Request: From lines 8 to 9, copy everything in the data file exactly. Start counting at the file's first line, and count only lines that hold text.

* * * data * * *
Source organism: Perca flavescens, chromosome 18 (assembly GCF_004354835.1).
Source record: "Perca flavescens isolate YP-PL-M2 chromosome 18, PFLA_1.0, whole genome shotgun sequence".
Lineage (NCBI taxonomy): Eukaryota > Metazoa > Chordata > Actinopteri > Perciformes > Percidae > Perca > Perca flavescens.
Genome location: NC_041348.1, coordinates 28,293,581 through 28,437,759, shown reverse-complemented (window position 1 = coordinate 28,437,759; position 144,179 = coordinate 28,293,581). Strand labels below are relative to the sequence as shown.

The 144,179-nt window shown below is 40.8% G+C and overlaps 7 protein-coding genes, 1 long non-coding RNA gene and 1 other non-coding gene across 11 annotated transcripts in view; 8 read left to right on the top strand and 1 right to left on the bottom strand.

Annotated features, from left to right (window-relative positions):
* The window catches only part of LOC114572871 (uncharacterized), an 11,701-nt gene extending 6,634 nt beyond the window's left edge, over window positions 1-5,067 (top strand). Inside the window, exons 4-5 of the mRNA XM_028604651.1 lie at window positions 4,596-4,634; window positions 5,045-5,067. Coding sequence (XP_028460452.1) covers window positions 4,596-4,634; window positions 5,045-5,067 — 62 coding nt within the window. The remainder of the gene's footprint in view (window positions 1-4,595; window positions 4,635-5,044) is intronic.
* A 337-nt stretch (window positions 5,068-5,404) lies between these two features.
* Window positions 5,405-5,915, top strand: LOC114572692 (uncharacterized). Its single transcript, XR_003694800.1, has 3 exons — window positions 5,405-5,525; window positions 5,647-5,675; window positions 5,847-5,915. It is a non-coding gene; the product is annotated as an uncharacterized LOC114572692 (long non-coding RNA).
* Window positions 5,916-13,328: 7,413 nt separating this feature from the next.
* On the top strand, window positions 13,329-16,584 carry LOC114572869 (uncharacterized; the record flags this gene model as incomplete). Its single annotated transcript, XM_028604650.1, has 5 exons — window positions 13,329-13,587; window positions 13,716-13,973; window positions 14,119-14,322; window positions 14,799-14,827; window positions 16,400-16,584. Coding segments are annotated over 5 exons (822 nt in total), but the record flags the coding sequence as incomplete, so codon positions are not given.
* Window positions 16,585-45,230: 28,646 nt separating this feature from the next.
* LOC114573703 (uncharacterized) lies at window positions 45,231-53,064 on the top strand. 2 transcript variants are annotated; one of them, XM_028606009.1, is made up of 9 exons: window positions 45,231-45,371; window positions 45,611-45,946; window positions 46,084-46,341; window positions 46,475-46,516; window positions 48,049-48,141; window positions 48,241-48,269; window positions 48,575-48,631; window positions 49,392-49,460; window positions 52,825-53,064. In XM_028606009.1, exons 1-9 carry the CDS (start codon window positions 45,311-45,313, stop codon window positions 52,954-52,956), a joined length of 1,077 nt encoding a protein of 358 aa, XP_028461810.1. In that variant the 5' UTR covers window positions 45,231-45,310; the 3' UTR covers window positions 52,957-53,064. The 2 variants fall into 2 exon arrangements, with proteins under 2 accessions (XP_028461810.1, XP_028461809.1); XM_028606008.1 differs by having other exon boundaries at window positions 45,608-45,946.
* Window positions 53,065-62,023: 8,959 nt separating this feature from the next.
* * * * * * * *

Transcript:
* A 337-nt stretch (window positions 5,068-5,404) lies between these two features.
* Window positions 5,405-5,915, top strand: LOC114572692 (uncharacterized). Its single transcript, XR_003694800.1, has 3 exons — window positions 5,405-5,525; window positions 5,647-5,675; window positions 5,847-5,915. It is a non-coding gene; the product is annotated as an uncharacterized LOC114572692 (long non-coding RNA).